Finally, and without expecting much agreement… I’m glad this is in the book, in a way. It’s sordid, but it’s honest too. A lot of fantasy books present male sexuality in a very prim and proper way, and even those who show a ladies’ man that gets about often downplays the negative aspects. A young man acting boorishly? That’s usually shown in books where the whole point is the MC is a cad. To find it in conventional epic fantasy is, for me at least, different. I like too that when riffing on the great Celtic lover-heroes – and given Diarmuid’s name, I think Kay undoubtedly is – he adds a layer of grey to it. That these guys would have been at times, louts (to put it kindly).
Incidentally, we get a little revisit of this, when we see Sharra a little down the line. She appears happy with how things went, and very happy to act on his information about the crossing for the good of Cathal, and then she finds out about Diarmuid’s fake guard intrusion and quite justifiably quietly goes apeshit. Although her method of apeshit is less justifiable. Poor Devorash. Poor wrestling slave too. This is a savage world.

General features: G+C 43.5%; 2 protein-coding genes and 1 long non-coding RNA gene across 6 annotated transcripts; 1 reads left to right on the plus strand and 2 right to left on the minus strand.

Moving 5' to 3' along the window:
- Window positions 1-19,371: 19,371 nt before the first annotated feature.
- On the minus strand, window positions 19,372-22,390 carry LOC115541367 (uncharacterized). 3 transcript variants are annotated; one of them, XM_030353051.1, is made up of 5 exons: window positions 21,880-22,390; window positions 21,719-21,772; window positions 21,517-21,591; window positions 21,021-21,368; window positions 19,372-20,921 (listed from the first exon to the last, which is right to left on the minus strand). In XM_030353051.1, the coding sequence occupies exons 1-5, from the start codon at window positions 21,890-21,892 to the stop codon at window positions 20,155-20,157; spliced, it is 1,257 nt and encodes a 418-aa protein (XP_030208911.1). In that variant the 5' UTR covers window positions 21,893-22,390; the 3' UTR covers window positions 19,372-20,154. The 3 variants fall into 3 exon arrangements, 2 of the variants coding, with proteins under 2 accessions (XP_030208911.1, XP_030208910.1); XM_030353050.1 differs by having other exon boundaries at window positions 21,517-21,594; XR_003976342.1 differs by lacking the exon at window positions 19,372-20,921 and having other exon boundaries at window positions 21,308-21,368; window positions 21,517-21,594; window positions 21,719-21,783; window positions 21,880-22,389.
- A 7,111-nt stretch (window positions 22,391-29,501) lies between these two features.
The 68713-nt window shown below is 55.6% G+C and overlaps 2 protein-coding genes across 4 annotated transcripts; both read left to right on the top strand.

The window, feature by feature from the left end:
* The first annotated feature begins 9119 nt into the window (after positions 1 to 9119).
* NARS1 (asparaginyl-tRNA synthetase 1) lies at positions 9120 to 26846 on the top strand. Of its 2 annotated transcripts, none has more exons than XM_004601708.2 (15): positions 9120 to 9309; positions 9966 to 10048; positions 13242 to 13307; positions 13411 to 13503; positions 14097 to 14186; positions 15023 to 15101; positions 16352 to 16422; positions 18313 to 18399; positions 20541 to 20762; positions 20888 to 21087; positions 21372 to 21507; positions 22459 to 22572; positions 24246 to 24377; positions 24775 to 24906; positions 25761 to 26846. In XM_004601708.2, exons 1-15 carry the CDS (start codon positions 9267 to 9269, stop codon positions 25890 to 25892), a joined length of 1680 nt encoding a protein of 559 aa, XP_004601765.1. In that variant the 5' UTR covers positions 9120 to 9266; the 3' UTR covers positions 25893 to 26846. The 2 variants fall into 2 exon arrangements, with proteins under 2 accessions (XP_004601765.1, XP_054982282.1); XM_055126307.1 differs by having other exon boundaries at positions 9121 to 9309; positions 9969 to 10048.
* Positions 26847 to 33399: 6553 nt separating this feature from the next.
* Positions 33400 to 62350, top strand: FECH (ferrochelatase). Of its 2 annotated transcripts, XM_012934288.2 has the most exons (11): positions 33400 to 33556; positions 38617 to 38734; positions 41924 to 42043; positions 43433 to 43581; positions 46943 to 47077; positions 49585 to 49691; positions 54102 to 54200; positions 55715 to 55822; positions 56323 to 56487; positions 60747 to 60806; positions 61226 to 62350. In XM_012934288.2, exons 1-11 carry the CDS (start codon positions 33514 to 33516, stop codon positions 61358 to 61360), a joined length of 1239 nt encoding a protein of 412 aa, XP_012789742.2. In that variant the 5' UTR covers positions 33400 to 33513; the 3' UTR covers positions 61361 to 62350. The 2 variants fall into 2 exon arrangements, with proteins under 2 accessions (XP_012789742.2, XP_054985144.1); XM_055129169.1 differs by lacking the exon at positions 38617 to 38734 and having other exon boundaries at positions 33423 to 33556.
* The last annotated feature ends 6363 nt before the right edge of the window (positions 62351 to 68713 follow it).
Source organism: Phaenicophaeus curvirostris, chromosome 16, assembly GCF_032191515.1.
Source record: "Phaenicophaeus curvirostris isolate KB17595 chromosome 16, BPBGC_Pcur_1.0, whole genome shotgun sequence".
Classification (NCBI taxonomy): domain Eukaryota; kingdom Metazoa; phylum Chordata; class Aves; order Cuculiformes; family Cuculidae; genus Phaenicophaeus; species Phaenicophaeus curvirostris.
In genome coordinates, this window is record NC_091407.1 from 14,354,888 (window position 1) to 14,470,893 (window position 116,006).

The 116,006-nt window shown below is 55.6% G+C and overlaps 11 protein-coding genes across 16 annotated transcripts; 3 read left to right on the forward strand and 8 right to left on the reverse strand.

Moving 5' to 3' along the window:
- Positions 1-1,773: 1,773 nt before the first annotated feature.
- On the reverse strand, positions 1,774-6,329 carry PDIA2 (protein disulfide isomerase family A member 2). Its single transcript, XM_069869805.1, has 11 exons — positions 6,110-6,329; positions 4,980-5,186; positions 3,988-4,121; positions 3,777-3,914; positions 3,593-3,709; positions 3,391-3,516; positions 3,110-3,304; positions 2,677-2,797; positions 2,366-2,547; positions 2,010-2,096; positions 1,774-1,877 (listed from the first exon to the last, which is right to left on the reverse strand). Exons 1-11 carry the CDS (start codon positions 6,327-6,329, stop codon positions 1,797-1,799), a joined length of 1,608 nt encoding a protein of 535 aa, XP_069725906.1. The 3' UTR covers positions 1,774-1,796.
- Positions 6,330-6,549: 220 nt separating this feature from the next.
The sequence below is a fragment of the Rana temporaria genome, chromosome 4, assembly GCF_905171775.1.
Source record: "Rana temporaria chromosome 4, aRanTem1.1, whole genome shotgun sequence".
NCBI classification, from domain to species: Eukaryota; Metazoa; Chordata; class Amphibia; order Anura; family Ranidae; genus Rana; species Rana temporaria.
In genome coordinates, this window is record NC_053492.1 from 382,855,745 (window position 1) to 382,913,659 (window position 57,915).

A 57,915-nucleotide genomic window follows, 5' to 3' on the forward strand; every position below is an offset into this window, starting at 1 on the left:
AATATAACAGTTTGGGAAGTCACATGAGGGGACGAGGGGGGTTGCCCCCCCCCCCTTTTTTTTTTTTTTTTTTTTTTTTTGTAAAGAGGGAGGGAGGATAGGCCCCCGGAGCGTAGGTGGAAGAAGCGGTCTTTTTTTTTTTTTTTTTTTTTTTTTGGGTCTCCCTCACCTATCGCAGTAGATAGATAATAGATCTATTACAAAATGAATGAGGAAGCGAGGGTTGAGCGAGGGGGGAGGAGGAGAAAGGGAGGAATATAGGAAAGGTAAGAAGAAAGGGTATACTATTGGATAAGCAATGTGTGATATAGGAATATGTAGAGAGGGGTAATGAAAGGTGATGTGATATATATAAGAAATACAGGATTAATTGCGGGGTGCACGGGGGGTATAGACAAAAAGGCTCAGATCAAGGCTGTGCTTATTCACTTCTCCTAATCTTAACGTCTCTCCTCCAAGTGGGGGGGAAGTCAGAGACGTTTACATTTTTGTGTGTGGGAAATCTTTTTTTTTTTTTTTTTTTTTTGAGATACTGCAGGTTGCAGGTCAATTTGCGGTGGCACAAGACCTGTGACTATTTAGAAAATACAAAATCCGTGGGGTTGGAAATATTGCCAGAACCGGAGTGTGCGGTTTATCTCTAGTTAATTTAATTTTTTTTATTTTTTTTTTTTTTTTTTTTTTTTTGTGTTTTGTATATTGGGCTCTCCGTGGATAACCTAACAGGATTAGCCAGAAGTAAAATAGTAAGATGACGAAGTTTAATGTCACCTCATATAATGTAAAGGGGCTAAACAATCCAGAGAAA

2) We’re a sizable step into the story now, so how are we all finding the pacing?
I think it’s somehow quick paced and slow at the same time. The quick comes from how quickly we shift scene and PoV. We’re always adding something new to our understanding of the book (and, at least in my case on my first reads, missing things). But the actual plot itself is an Epic Fantasy, so it’s taking its own sweet time. It’s a very odd effect that I can’t really think of comparisons for.
3) Loren continues his mysterious antics, have your opinions about him shifted at all? Or is there a certain other mage you’re now more concerned about?
I think everyone who can hear thunder, see lightning, and feel rain is more concerned about yer man Metran now. The doddery old man isn’t so doddery after all, and all of Ailell’s attempts to create a peace with his new dynasty appear to be for nought.